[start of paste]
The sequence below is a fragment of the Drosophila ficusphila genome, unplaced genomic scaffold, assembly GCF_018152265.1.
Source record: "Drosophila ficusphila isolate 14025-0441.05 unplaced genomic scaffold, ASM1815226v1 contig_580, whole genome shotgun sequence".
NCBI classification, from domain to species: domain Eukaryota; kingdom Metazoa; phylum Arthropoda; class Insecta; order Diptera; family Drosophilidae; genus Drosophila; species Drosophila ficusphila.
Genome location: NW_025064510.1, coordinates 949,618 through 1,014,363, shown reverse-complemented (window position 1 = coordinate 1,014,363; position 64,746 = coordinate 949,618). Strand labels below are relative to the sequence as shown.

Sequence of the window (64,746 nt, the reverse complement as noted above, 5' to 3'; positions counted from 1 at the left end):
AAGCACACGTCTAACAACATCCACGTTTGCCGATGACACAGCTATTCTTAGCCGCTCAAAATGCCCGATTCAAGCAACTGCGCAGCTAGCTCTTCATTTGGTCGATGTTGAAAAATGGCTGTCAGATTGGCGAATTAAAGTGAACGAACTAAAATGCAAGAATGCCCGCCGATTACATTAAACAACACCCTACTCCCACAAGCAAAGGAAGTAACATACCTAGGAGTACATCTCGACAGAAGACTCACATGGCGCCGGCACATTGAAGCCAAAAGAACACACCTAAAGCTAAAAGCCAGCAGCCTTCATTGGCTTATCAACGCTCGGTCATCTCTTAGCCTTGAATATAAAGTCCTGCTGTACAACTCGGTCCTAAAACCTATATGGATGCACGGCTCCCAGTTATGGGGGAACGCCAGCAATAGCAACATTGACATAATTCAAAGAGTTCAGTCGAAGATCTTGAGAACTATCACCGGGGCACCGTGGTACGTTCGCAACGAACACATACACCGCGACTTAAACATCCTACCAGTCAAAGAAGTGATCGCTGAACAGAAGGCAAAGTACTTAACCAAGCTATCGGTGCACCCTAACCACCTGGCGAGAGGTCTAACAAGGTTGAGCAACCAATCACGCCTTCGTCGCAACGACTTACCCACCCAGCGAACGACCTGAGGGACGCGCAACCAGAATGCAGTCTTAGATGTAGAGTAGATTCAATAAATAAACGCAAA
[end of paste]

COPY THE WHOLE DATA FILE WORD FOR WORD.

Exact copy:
The sequence below is a fragment of the Drosophila ficusphila genome, unplaced genomic scaffold, assembly GCF_018152265.1.
Source record: "Drosophila ficusphila isolate 14025-0441.05 unplaced genomic scaffold, ASM1815226v1 contig_580, whole genome shotgun sequence".
NCBI classification, from domain to species: domain Eukaryota; kingdom Metazoa; phylum Arthropoda; class Insecta; order Diptera; family Drosophilidae; genus Drosophila; species Drosophila ficusphila.
Genome location: NW_025064510.1, coordinates 949,618 through 1,014,363, shown reverse-complemented (window position 1 = coordinate 1,014,363; position 64,746 = coordinate 949,618). Strand labels below are relative to the sequence as shown.

Sequence of the window (64,746 nt, the reverse complement as noted above, 5' to 3'; positions counted from 1 at the left end):
AAGCACACGTCTAACAACATCCACGTTTGCCGATGACACAGCTATTCTTAGCCGCTCAAAATGCCCGATTCAAGCAACTGCGCAGCTAGCTCTTCATTTGGTCGATGTTGAAAAATGGCTGTCAGATTGGCGAATTAAAGTGAACGAACTAAAATGCAAGAATGCCCGCCGATTACATTAAACAACACCCTACTCCCACAAGCAAAGGAAGTAACATACCTAGGAGTACATCTCGACAGAAGACTCACATGGCGCCGGCACATTGAAGCCAAAAGAACACACCTAAAGCTAAAAGCCAGCAGCCTTCATTGGCTTATCAACGCTCGGTCATCTCTTAGCCTTGAATATAAAGTCCTGCTGTACAACTCGGTCCTAAAACCTATATGGATGCACGGCTCCCAGTTATGGGGGAACGCCAGCAATAGCAACATTGACATAATTCAAAGAGTTCAGTCGAAGATCTTGAGAACTATCACCGGGGCACCGTGGTACGTTCGCAACGAACACATACACCGCGACTTAAACATCCTACCAGTCAAAGAAGTGATCGCTGAACAGAAGGCAAAGTACTTAACCAAGCTATCGGTGCACCCTAACCACCTGGCGAGAGGTCTAACAAGGTTGAGCAACCAATCACGCCTTCGTCGCAACGACTTACCCACCCAGCGAACGACCTGAGGGACGCGCAACCAGAATGCAGTCTTAGATGTAGAGTAGATTCAATAAATAAACGCAAA